Simplifying quality rating systems in early childhood education
Anna J. Markowitz,
Daphna Bassok and
Daniel Player ()
Children and Youth Services Review, 2020, vol. 112, issue C
High-quality preschool experiences can promote children’s short- and long-term development, yet many children in the United States still lack access to high-quality care. Many states have turned to Quality Rating and Improvement Systems (QRIS) in an attempt to solve this problem. Unfortunately, recent empirical work has shown that most QRIS ratings are not linked to either program quality or children’s learning gains, leading to calls for reform. In particular, in recent years there have been calls to simplify QRIS and focus accountability on a smaller set of quality measures that are linked to children’s development. This exploratory study probes the potential of such an approach, comparing how a single measure of quality compares to a set of commonly-used QRIS indicators (e.g. teacher education, an observational measure of teacher-child interactions, classroom size/ratio, opportunities for family involvement, etc.). Our findings—that a QRIS system based on an observational measure of the quality of teacher-child interactions alone is equally effective at predicting children’s learning gains as a more complex set of indicators—align with recent calls for second generation QRIS that use fewer, but more powerful indicators. Implications for research and policy are discussed.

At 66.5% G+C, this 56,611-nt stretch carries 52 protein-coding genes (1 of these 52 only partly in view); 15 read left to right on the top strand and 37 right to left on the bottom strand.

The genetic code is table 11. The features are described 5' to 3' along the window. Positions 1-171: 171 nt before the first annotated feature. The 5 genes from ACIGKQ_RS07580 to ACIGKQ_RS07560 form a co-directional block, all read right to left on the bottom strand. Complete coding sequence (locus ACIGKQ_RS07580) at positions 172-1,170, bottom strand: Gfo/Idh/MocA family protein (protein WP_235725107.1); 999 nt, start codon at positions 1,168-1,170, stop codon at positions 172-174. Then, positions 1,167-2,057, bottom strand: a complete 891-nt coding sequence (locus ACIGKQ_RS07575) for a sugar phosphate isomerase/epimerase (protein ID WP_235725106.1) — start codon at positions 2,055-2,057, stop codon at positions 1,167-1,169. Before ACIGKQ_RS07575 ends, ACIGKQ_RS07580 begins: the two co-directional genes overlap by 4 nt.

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Persistent link: https://EconPapers.repec.org/RePEc:eee:cysrev:v:112:y:2020:i:c:s019074091931093x
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